# Elmer vs FEniCS - Part 1

In the Writing Your Packages - Part 1 and Writing Your Packages - Part 2 episodes we introduced the most important concepts in writing your own simulation packages. We chosen `Python`

as a language and implemented two simple packages, `acoupy_meshutil`

and `acoupy_helmholtz`

. In this episode we will use the Pulsating Sphere benchmark problem to compare `acoupy_helmholtz`

to our old trustworthy `Elmer`

. Since our software is little more than syntactic sugar around `FEniCS`

this will allow us to compare with `FEniCS`

directly.

# Project Files

All the files used for this project are available at the repositories below:

# The Software

As we said, we implemented `acoupy_meshutil`

and `acoupy_helmholtz`

. We did not cover the details of the development of these packages in a tutorial form. Instead, this effort was put into the documentation of the software itself. The documentation, accessible through the `README`

, has examples and tutorials as well as minimal theoretical explanations. The code was also written to be self explanatory and you are encouraged to read it with the documentation. The `simulate_and_compare.py`

script from the FEniCS VS Elmer 1 repository servers also as a good example on how to use the packages.

# The Problem

As we explained in the The FEM Pipeline episode benchmark problems are very useful to understand the accuracy of numerical solutions. In this episode we will solve the Pulsating Sphere problem over the same mesh with both `Elmer`

and `FEniCS`

. This will allow us to compare them to each other as well to the analytical solution, which is known. The domain that we setup for this episode is very similar to that of The Pulsating Sphere episode. It is a spheric domain with a small sphere cut-off in the middle used to apply a Neumann boundary condition. All the parameters are in the tables below.

## Domain and Mesh

Parameter | Value |
---|---|

Domain Radius | $0.1$ $\text{m}$ |

Source Radius | $5$ $\text{mm}$ |

Mesh Max Size | $28$ $\text{mm}$ |

Mesh Min Size | $1$ $\text{mm}$ |

Meshing Algorithm | `NETGEN` |

Mesh Order | $1$ |

Element Type | Second Order $P$-element * |

* See Elmer Solver Manual | Appendix E and the FEniCS’s Periodic Table of the Finite Elements for details.

## Material

Parameter | Symbol | Value |
---|---|---|

Speed of Sound | $c$ | $343$ $\frac{\text{m}}{\text{s}}$ |

Density | $\rho$ | $1.205$ $\frac{\text{kg}}{\text{m}^3}$ |

## Source

Parameter | Value |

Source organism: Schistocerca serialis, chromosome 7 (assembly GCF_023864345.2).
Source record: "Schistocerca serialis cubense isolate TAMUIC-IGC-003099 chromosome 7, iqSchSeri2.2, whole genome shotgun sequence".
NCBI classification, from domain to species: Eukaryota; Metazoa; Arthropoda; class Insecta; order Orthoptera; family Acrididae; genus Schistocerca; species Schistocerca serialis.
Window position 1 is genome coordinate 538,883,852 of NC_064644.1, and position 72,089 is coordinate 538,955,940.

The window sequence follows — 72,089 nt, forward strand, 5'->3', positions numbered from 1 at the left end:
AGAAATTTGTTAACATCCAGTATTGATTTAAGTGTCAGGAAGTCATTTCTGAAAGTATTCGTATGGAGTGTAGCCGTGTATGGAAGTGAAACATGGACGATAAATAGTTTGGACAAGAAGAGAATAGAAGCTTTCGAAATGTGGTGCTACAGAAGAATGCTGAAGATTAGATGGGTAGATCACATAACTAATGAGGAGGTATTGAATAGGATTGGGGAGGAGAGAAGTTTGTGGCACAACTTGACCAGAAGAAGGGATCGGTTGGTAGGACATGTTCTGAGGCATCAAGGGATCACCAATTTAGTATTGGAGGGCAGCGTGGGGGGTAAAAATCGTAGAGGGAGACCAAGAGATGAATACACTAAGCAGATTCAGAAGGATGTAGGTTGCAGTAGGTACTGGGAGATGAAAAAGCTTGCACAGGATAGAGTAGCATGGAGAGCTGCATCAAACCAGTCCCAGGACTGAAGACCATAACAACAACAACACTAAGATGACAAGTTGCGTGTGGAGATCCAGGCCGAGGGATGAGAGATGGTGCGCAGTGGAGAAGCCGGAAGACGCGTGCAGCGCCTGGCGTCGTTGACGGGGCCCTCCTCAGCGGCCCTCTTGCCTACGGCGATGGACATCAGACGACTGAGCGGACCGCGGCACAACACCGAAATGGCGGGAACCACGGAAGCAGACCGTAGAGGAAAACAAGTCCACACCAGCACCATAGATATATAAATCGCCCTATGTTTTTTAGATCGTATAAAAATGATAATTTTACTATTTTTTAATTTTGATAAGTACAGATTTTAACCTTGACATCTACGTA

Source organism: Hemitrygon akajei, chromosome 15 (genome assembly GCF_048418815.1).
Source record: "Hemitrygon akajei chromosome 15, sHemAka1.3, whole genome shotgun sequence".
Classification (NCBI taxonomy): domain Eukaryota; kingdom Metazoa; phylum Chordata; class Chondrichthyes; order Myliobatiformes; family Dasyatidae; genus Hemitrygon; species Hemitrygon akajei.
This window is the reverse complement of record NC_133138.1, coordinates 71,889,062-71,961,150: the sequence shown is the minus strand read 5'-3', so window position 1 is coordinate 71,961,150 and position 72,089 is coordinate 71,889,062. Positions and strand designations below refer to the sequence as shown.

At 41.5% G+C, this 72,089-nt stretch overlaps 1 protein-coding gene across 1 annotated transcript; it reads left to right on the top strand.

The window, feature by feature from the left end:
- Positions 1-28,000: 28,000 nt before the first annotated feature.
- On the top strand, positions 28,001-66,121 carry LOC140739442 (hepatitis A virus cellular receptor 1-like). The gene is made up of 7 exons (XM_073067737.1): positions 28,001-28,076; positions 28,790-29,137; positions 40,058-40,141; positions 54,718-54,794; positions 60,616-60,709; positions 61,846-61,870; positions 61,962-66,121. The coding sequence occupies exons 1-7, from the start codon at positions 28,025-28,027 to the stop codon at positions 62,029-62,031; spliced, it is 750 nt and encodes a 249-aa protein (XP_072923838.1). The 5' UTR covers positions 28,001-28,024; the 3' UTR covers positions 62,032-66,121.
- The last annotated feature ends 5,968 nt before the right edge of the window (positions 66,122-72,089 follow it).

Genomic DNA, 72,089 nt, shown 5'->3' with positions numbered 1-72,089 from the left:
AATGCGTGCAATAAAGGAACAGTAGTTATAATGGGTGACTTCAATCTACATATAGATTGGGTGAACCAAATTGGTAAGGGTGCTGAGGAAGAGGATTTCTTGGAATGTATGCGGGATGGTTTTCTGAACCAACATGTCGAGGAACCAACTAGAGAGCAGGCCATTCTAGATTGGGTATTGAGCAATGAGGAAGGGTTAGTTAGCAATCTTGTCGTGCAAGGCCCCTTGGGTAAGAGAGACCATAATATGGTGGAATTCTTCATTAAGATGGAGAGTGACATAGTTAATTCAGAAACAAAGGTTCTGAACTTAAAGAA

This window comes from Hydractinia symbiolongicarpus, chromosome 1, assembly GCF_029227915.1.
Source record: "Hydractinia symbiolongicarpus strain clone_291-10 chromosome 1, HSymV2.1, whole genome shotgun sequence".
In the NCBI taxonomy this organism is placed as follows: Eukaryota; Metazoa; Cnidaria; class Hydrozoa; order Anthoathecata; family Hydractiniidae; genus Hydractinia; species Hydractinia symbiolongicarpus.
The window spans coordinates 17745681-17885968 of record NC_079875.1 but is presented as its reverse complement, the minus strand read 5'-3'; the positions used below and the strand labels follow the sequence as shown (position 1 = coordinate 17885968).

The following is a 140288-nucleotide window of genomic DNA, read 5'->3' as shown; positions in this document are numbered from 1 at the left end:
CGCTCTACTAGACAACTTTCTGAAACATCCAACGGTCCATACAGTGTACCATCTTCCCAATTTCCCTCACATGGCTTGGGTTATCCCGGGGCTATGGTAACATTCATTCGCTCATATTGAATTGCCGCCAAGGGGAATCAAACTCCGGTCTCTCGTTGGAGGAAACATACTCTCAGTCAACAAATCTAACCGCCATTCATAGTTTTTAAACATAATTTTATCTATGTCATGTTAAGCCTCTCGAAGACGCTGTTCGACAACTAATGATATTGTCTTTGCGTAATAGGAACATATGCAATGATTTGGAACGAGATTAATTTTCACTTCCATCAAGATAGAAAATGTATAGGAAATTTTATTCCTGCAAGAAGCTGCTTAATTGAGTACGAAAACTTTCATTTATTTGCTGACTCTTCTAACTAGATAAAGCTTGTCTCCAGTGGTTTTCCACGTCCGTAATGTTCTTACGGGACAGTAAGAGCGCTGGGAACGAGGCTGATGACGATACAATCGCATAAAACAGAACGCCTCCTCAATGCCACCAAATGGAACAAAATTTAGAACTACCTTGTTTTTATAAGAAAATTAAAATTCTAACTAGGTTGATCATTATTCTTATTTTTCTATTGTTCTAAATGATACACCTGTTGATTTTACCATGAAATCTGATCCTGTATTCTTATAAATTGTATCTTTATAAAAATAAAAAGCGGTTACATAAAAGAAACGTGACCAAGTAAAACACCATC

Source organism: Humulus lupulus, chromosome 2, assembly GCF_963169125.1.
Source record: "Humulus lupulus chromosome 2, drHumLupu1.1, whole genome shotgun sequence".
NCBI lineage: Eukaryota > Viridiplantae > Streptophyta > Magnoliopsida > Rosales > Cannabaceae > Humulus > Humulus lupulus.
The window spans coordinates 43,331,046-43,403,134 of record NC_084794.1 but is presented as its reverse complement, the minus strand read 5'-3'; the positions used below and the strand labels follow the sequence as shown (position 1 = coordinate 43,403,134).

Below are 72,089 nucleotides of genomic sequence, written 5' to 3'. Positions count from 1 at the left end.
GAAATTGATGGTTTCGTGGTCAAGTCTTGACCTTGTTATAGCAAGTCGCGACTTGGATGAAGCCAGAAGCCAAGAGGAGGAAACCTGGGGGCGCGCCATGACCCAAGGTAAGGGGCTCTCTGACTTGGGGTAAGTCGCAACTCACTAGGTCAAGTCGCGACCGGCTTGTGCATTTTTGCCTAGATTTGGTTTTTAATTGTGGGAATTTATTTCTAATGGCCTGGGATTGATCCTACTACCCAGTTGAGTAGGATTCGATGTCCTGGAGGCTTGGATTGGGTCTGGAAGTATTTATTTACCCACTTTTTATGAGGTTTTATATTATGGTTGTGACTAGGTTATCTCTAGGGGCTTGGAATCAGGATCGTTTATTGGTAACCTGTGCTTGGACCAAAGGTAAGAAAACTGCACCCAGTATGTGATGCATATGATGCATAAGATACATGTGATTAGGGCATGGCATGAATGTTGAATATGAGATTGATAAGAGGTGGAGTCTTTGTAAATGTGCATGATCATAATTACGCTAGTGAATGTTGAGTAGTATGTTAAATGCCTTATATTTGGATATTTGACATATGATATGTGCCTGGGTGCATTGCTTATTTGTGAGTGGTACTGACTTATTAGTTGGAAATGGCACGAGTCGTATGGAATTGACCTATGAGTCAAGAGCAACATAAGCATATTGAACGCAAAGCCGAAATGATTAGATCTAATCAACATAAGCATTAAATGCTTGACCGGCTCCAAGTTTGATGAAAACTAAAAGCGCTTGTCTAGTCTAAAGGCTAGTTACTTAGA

---|---|

Radius | $5$ $\text{mm}$ |

Normal Velocity | $\frac{3}{4} \exp \left( j \frac{\pi}{4} \right)$ $\frac{\text{m}}{\text{s}}$ |

## Simulation

Parameter | Value |
---|---|

Frequency | $1$ $\text{kHz}$ |

Termination | Matched Impedance |

By matched impedance we mean a Robin boundary condition where the specific impedance $z$ of the boundary is matched to the outgoing spherical wave impedance.

# Results

The Sound Pressure Level (SPL) in units of $\text{dBSPL}$ (i.e. $\text{dB re 20} \mu\text{Pa}$) and the phase of all solutions are plotted below. We plot SPL and phase as functions of distance from the centre of the source. This because distance is the only parameter of interest for a pulsating sphere field. This information is obtained by the solution at all the mesh nodes: we plot the field at a node as a function of the distance of that node from the source centre.

Click Here for Larger Version

We can see that the the FEM solutions both underestimate the SPL slightly, while there is very good agreement with phase. `Elmer`

and `FEniCS`

solutions are essentially identical.

We can make the analysis of agreement more quantitative by computing the error. As done in the Mesh Order and Accuracy episode, we compute the ratio between the FEM solution and the exact solution. Then, we study its decibel value as well as its phase. This will tell us the error in $\text{dB}$ as well as in phase for both the `Elmer`

and `FEniCS`

solutions. The results are shown below.

Click Here for Larger Version

It is possible to see that the SPL error is not as low as we typically like. In absolute terms, it surpasses $0.3$ $\text{dB}$ while we prefer to have all errors within $0.1$ $\text{dB}$.

Phase errors are within $0.003$ $\text{rad}$ ($0.17$ $\text{deg}$) within most of the domain. Errors reach $0.007$ $\text{rad}$ ($0.40$ $\text{deg}$) at the very end of the domain. Overall, the phase accuracy is very good, within fractions of a degree.

It can be noted that errors generally increase with distance. This is most likely due to error in the radius introduced by the meshing. This error is higher with distance as the mesh gets coarser (from which $1$ $\text{mm}$ near the source to $28$ $\text{mm}$ near the termination). This makes the impedance value used for the boundary condition Slightly inaccurate, affecting the whole field.

Overall, it is evident that `Elmer`

and `FEniCS`

have strikingly similar errors. In fact, the errors are almost identical, showing that errors are mainly driven by the mesh rather than the solvers.

# Conclusion

We implemented packages to perform FEM simulations for the Helmholtz equation. We solved the Pulsating Sphere benchmark problem for both the `FEniCS`

base package and `Elmer`

. We did so by using the same mesh. The mesh size was on the coarser side ($\frac{1}{12}$ of the wavelength) and this resulted in relatively high SPL errors (in excess of $0.3$ $\text{dB}$). However, phase accuracy was good and, most importantly, the `FEniCS`

and `Elmer`

solutions were essentially identical. This shows that inaccuracy stems mainly from mesh size.

In the next episode we will study how well accuracy increases with mesh size reduction for both solvers.

# License Information

This work is licensed under a Creative Commons Attribution 4.0 International License.